Generations Timeline, Specs and Pictures


Body style:

DAIHATSU Terios   2006 2017
2006 2017

The second generation of the Daihatsu Terios first appeared at the 2005 Tokio Auto Show in the form of the D-Concept 4x4, while production for the road version started a year later.
It is almost 20 centimeters wider than the first kei car based generation, its new dimensions making it a compact SUV. On its Japanese home market the Terios is now sold as either the Daihatsu Be-go or as the Toyota Rush, while on the rest of the markets it kept its original name. Its engine choices are a 1.3 liter and a 1.5 liter, both of them being offered as either FWD or AWD, with a five speed manual or a four speed automatic.

Full Description and Technical Specifications
DAIHATSU Terios   2000 2005
2000 2005

Also sold under the Toyota Cami, Daihatsu Taruna and Perodua Kembara, the first generation of the Terios was a kei car sized SUV based on the Daihatsu Charade.
It even shared both of its engines with the little car: a 1.3 liter four cylinder and a 660 cc “kei car engine”. Available with both front wheel drive and al wheel drive, the Terios had options for the transmission: a five speed manual or a four speed automatic. In 2000 it received a mild facelift consisting of a new chrome grill, updated alloy wheels and a rear-mounted spoiler. The interior also benefited from standard electric front windows and central locking.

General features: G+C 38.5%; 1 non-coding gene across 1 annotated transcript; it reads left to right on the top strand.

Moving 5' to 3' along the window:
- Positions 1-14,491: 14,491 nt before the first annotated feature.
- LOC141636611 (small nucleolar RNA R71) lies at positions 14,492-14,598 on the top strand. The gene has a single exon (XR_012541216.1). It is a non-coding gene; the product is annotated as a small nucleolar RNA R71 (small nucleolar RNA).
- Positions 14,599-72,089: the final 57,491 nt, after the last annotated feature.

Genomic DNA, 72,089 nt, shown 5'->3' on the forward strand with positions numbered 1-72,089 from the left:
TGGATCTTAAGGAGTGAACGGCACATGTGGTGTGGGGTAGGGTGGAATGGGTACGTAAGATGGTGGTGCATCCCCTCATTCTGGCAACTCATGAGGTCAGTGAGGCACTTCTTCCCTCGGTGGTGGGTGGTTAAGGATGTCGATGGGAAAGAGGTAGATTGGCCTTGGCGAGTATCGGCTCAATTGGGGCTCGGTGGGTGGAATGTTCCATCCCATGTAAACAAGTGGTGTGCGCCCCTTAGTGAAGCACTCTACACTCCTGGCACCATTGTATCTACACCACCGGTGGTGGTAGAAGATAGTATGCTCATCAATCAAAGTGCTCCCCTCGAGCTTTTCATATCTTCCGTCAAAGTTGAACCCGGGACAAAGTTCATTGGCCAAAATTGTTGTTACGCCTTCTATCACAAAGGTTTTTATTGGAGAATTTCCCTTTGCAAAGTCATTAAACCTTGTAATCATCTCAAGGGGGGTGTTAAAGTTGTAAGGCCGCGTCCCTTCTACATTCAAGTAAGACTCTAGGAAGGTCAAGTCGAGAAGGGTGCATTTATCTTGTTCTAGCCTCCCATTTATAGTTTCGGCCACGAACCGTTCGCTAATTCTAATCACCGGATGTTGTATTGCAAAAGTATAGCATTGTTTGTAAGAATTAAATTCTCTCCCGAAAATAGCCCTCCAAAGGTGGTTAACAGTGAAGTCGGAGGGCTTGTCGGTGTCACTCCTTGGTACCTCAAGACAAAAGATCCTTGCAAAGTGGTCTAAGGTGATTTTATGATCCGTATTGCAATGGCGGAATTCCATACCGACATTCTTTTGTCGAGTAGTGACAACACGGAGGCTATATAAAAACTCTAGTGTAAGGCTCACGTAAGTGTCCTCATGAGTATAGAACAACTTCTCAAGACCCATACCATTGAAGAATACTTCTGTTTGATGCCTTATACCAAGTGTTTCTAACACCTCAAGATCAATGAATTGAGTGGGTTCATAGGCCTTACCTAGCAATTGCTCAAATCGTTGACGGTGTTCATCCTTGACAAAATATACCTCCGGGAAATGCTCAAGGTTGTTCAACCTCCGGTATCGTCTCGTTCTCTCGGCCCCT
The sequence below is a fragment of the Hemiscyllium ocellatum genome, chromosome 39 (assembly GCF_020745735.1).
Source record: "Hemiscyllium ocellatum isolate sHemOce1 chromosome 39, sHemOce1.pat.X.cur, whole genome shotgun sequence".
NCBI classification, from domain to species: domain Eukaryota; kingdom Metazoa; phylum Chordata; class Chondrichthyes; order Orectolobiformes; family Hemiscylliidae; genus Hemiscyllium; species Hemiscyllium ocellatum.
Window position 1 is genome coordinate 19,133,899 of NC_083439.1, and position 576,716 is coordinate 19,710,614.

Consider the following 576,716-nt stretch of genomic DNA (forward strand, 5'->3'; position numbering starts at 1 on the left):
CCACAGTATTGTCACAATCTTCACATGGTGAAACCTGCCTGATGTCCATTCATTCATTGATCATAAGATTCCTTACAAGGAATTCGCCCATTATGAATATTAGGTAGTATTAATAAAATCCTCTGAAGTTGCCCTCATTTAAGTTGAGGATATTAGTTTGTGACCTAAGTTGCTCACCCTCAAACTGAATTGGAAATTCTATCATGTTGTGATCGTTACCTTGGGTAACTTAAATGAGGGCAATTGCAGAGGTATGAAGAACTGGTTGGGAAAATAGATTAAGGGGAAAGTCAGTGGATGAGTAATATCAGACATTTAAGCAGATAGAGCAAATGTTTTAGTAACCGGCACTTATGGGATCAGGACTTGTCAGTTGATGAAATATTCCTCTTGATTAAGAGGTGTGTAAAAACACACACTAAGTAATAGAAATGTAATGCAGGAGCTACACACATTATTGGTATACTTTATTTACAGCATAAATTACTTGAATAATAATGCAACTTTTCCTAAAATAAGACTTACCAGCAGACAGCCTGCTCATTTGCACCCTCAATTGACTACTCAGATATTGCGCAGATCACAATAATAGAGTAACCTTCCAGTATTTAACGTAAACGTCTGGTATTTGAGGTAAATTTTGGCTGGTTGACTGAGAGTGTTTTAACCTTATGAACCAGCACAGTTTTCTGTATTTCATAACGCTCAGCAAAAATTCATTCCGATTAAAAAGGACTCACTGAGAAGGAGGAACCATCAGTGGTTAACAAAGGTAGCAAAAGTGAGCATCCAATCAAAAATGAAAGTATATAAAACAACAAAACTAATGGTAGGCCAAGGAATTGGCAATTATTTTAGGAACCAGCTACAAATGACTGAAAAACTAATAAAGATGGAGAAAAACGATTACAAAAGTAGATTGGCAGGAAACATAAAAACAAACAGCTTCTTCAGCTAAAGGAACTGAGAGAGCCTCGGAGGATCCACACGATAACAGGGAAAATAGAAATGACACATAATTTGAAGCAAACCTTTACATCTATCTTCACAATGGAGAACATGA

Full Description and Technical Specifications
DAIHATSU Terios   1997 2000
1997 2000

Daihatsu built the Terios as a new range for small off-road vehicles, and it suited better in the urban environment thanks to its small size.
Daihatsu was one of the oldest internal combustion engine manufacturers in Japan, and it was specialized in small off-road vehicles. Its presence on the European market was helped by its cooperation with Bertone design studio and BMW, who supplied the engines. On the other hand, Terios was a 100% Japanese vehicle built as a global contender for the small carmaker. It was available on most continents.

Its look was determined by the Kei-car Japanese category, which affected its size. A short hood at the front and very steep A-pillars started the form of the small crossover. While the Japanese version had to fit inside a 3.4m (133.7”) length, the rest of the world received the full-size version with a 3.8m (152”) long version. The car featured taillights mounted high on the D-pillars. Due to the short vehicle length, the carmaker had to install the spare wheel on the tailgate. That was a detail that enhanced the off-road look of the car.

Inside, it could barely fit four adults in a very tight cabin. The vehicle was so narrow that an average height adult could easily reach the doors from the right side, from the car’s left side. Its dashboard followed the Japanese minimalist design style. Its ventilation controls were placed on the center stack, over the radio-cassette player. In the instrument cluster, Daihatsu made room for two large dials and two gauges.

Under the hood, Daihatsu installed a small range of engines, depending on the market. The most common version was the 1.3-liter gasoline unit paired with a 5-speed manual. A 4-speed automatic was on the options list.

Full Description and Technical Specifications

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